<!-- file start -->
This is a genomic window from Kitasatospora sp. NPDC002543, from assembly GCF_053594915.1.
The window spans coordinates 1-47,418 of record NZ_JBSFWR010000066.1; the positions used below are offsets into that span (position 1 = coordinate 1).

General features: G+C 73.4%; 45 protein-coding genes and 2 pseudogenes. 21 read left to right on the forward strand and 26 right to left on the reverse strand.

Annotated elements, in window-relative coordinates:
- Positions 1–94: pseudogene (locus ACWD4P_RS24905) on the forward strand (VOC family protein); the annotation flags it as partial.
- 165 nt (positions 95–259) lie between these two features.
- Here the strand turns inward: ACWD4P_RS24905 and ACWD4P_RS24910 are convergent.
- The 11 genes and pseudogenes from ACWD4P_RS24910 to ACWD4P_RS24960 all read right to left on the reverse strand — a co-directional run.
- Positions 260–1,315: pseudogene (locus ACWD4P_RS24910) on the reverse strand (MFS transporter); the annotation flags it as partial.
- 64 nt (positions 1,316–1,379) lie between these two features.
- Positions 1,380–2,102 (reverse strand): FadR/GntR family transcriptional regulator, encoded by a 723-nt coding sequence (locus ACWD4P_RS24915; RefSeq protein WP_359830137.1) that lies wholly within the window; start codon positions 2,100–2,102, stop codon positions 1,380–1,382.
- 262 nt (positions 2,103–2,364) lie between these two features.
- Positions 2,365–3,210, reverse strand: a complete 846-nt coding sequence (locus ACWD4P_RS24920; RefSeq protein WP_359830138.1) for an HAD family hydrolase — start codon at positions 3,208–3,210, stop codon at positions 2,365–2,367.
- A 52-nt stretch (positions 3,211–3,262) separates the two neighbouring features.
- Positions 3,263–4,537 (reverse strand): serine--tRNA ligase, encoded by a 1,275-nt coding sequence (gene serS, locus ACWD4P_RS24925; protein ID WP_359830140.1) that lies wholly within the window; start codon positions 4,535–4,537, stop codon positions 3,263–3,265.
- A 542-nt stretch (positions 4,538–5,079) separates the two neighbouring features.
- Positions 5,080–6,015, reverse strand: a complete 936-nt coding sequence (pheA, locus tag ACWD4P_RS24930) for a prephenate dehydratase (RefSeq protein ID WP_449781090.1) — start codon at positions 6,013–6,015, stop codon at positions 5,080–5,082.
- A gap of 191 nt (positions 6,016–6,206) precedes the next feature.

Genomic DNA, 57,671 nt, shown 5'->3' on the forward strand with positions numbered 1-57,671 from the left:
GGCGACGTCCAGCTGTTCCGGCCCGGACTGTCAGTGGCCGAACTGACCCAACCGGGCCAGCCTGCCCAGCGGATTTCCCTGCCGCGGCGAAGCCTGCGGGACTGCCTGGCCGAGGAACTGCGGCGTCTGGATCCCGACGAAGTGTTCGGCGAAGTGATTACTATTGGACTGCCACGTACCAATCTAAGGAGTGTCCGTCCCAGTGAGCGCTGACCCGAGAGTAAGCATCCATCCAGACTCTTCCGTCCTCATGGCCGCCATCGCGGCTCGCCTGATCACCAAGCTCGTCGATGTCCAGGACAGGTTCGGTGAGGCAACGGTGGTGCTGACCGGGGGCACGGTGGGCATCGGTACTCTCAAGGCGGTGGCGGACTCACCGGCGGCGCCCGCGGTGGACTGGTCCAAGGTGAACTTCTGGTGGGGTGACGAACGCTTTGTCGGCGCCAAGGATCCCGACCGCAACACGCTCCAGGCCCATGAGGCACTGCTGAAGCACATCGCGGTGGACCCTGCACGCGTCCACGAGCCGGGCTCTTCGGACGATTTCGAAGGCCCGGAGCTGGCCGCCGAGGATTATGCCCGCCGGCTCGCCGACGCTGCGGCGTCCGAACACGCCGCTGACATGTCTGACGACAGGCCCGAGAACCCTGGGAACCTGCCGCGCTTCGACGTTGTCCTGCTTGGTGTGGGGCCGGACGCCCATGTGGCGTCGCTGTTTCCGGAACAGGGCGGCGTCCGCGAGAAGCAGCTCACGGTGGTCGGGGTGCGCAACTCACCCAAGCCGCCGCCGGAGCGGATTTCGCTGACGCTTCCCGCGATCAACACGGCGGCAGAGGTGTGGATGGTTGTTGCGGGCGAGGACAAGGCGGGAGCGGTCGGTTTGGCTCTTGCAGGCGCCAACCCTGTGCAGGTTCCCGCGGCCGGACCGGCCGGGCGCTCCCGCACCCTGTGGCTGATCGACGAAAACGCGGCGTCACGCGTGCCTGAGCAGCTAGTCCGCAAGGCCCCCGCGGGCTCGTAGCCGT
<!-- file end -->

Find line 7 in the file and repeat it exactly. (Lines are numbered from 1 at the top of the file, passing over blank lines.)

- Here the strand turns inward: ACWD4P_RS24905 and ACWD4P_RS24910 are convergent.